In addition to the typical passive construction, exemplified in 60-126, Lingala speakers have three other constructions at their disposal to express passiveness.
One is the so-called 'agentless passive' (also called 'stative', 'neute', and 'passive-active'). The form is neither passive nor active: in contrast to actives, the grammatical subject is not the agent, and, in contrast to passives, no agent can be explicated or is implied. In other words, the speaker conveys that the subject is affected by the action, but ignores the involvement of an agent.
‘You are known’
A second one is the non-promotional passive, which leaves the verb in the active voice, followed by the original patient complement; replaces the subject marker with the 3PL.AN marker having impersonal or generic reference ('they', 'people'); and identifies the agent in the same way as is done in the typical passive construction, i.e. by means of a prepositional phrase with na.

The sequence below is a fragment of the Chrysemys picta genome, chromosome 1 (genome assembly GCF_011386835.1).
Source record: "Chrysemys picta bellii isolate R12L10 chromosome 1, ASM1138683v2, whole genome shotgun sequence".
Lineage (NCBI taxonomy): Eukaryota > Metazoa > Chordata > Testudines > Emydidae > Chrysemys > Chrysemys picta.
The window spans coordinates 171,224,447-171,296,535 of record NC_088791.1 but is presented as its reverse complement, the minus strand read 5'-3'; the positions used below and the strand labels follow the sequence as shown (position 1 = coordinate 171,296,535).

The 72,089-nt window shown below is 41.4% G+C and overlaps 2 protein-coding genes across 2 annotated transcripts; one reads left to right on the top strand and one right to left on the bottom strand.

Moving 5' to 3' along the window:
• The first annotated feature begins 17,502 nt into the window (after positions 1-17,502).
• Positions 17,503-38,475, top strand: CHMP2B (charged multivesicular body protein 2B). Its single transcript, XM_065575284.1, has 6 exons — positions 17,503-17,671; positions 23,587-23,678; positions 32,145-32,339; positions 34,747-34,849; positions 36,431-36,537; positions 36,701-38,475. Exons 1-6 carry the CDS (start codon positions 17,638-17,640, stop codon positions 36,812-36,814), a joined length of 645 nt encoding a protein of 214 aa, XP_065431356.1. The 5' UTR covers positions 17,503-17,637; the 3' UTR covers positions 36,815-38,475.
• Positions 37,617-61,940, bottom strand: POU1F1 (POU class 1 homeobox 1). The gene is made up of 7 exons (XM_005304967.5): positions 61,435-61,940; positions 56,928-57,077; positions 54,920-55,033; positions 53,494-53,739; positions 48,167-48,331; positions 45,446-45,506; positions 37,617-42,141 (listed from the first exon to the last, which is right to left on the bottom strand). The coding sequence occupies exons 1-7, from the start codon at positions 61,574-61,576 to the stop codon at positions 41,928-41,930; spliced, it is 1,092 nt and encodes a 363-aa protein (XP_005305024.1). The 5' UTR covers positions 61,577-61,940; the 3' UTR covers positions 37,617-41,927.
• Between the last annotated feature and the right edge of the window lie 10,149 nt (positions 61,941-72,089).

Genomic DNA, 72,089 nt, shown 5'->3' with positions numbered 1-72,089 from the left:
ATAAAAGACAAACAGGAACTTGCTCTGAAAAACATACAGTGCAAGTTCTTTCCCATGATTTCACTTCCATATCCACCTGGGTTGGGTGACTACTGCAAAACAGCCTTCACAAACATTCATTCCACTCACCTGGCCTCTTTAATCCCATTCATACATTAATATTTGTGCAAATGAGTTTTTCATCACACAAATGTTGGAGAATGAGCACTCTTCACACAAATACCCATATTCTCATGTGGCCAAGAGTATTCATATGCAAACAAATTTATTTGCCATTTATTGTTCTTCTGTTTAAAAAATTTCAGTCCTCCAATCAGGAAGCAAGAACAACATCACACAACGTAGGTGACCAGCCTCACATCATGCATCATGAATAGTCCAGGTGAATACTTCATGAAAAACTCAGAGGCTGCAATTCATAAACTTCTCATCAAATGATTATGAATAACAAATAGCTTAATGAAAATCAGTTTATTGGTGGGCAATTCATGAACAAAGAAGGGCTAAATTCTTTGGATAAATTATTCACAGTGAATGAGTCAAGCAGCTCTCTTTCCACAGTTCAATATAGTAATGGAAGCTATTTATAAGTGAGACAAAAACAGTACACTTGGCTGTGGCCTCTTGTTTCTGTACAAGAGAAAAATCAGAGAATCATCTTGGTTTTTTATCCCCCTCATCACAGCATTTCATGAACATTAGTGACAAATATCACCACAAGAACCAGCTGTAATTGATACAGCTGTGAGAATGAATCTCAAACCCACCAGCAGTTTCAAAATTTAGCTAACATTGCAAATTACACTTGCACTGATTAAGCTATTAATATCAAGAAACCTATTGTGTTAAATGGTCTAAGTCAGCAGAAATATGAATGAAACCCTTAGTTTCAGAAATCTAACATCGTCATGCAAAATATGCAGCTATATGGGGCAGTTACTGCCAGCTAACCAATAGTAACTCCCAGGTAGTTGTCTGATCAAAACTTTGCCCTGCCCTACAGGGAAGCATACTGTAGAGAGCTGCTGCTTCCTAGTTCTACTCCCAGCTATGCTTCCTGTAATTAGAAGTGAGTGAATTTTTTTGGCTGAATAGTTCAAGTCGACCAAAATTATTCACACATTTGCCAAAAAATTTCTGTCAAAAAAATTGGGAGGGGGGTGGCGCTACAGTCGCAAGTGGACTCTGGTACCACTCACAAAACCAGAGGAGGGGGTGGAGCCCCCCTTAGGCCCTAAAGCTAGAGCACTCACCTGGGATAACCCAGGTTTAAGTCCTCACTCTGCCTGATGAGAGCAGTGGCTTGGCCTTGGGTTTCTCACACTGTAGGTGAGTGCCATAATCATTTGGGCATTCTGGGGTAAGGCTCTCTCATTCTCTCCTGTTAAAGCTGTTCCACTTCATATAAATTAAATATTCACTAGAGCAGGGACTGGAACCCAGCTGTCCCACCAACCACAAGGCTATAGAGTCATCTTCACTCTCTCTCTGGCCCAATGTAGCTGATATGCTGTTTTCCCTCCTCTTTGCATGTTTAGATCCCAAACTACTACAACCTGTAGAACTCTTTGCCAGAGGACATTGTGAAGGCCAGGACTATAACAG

Ba-ko-fíng-a ngáí na molakisi
[3PL.AN-FUT-insult-FV 1SG by teacher]
'I will be insulted by the teacher'.
A third construction consists in the combination of the (preradical) reflexive marker -mí- and the (postradical) causative marker -is-. In some contexts this combination conveys, as might be predicated, that the subject referent causes him- or herself to perform the action referred to by the verb root. But in other contexts it concomitantly generates a causative and a passive meaning. Thus, in the example below, the subject referent will not cause himself to insult (someone), but will cause himself to be insulted. In comparison with the typical passive, this construction stresses the responsibility of the subject referent in causing the situation he or she undergoes as patient.
Na-ko-mí-fíng-is-a na molakisi
[1SG-FUT-REFL-insult-CAUS-FV by teacher]
'I will get myself insulted by the teacher'.